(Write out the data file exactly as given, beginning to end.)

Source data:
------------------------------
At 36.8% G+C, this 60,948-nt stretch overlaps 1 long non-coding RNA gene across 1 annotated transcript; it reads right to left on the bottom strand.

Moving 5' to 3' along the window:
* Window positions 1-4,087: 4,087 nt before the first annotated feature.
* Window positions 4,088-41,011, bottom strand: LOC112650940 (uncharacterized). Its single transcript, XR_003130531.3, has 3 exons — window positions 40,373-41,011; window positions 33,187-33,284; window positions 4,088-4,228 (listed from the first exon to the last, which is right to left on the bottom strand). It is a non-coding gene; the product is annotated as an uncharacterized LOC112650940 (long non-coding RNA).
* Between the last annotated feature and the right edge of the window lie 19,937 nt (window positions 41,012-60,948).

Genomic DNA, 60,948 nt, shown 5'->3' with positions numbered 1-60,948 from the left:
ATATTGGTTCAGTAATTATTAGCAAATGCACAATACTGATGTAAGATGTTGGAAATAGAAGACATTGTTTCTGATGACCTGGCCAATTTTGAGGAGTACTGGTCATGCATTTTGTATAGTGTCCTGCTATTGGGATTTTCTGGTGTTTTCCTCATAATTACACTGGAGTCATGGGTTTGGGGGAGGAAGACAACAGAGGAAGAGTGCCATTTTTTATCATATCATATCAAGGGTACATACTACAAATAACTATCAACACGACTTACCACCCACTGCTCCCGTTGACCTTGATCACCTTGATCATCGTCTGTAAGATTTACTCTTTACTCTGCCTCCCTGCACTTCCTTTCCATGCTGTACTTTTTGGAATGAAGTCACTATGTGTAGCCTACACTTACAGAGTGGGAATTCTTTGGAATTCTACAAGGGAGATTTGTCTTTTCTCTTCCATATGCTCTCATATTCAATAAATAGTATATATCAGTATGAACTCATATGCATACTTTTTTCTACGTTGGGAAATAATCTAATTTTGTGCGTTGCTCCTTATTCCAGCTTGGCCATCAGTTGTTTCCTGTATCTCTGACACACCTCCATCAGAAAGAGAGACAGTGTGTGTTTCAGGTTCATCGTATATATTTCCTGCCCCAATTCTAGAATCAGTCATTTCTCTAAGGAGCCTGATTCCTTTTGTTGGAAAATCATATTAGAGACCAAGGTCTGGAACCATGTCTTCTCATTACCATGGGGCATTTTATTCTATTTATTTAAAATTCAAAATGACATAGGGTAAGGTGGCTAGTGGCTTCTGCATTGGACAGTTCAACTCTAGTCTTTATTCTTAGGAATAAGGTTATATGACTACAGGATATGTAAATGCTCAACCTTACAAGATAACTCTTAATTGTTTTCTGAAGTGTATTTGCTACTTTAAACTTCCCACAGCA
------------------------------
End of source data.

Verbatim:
At 36.8% G+C, this 60,948-nt stretch overlaps 1 long non-coding RNA gene across 1 annotated transcript; it reads right to left on the bottom strand.

Moving 5' to 3' along the window:
* Window positions 1-4,087: 4,087 nt before the first annotated feature.
* Window positions 4,088-41,011, bottom strand: LOC112650940 (uncharacterized). Its single transcript, XR_003130531.3, has 3 exons — window positions 40,373-41,011; window positions 33,187-33,284; window positions 4,088-4,228 (listed from the first exon to the last, which is right to left on the bottom strand). It is a non-coding gene; the product is annotated as an uncharacterized LOC112650940 (long non-coding RNA).
* Between the last annotated feature and the right edge of the window lie 19,937 nt (window positions 41,012-60,948).

Genomic DNA, 60,948 nt, shown 5'->3' with positions numbered 1-60,948 from the left:
ATATTGGTTCAGTAATTATTAGCAAATGCACAATACTGATGTAAGATGTTGGAAATAGAAGACATTGTTTCTGATGACCTGGCCAATTTTGAGGAGTACTGGTCATGCATTTTGTATAGTGTCCTGCTATTGGGATTTTCTGGTGTTTTCCTCATAATTACACTGGAGTCATGGGTTTGGGGGAGGAAGACAACAGAGGAAGAGTGCCATTTTTTATCATATCATATCAAGGGTACATACTACAAATAACTATCAACACGACTTACCACCCACTGCTCCCGTTGACCTTGATCACCTTGATCATCGTCTGTAAGATTTACTCTTTACTCTGCCTCCCTGCACTTCCTTTCCATGCTGTACTTTTTGGAATGAAGTCACTATGTGTAGCCTACACTTACAGAGTGGGAATTCTTTGGAATTCTACAAGGGAGATTTGTCTTTTCTCTTCCATATGCTCTCATATTCAATAAATAGTATATATCAGTATGAACTCATATGCATACTTTTTTCTACGTTGGGAAATAATCTAATTTTGTGCGTTGCTCCTTATTCCAGCTTGGCCATCAGTTGTTTCCTGTATCTCTGACACACCTCCATCAGAAAGAGAGACAGTGTGTGTTTCAGGTTCATCGTATATATTTCCTGCCCCAATTCTAGAATCAGTCATTTCTCTAAGGAGCCTGATTCCTTTTGTTGGAAAATCATATTAGAGACCAAGGTCTGGAACCATGTCTTCTCATTACCATGGGGCATTTTATTCTATTTATTTAAAATTCAAAATGACATAGGGTAAGGTGGCTAGTGGCTTCTGCATTGGACAGTTCAACTCTAGTCTTTATTCTTAGGAATAAGGTTATATGACTACAGGATATGTAAATGCTCAACCTTACAAGATAACTCTTAATTGTTTTCTGAAGTGTATTTGCTACTTTAAACTTCCCACAGCA